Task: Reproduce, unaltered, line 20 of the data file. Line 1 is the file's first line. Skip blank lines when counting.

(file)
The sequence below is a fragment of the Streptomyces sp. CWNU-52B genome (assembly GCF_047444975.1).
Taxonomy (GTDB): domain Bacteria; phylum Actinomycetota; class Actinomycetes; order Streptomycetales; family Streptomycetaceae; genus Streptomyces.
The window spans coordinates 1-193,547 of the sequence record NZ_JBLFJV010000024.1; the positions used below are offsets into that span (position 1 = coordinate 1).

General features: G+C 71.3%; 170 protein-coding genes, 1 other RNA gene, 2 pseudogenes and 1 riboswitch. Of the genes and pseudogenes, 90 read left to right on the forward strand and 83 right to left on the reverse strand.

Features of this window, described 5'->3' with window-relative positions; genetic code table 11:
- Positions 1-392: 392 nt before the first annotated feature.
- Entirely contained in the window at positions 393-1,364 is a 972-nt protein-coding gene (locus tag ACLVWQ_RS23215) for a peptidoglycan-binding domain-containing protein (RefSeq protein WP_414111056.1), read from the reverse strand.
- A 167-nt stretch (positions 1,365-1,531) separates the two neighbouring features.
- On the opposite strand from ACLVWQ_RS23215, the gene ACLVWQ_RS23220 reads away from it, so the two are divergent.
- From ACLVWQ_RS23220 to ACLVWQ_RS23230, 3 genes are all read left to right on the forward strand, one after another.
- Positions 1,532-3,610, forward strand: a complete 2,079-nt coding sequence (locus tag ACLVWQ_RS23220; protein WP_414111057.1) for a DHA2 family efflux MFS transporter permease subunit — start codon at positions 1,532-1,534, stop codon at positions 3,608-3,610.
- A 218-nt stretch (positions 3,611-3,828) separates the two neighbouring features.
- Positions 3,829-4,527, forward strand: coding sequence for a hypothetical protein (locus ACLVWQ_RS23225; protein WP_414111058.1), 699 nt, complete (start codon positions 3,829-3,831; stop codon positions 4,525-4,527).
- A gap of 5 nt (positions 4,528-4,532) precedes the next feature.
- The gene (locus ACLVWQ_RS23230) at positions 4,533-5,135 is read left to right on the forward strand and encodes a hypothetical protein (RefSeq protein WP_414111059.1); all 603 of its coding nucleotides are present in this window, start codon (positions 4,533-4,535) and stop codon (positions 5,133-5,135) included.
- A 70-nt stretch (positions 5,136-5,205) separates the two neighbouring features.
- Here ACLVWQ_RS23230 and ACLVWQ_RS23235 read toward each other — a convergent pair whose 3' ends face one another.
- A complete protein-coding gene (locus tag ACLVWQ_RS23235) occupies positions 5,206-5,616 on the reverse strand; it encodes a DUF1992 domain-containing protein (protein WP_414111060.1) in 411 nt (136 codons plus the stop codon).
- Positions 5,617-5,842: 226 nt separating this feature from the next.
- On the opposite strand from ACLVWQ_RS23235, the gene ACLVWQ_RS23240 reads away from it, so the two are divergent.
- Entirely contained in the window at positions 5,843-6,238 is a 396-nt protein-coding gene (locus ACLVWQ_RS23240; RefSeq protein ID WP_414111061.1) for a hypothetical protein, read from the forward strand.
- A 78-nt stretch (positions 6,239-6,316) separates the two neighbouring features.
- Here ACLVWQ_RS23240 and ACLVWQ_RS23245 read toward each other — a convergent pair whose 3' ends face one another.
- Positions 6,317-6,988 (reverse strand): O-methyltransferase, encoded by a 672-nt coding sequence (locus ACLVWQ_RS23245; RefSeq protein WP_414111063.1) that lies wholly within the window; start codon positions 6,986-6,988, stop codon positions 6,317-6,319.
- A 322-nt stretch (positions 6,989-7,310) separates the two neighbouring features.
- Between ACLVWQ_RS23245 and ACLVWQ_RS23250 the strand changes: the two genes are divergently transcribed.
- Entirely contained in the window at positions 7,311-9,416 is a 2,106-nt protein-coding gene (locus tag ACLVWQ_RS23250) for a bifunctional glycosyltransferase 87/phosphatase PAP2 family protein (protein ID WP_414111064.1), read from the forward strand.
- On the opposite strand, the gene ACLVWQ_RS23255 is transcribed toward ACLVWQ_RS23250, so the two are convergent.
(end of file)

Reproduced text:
- On the opposite strand from ACLVWQ_RS23235, the gene ACLVWQ_RS23240 reads away from it, so the two are divergent.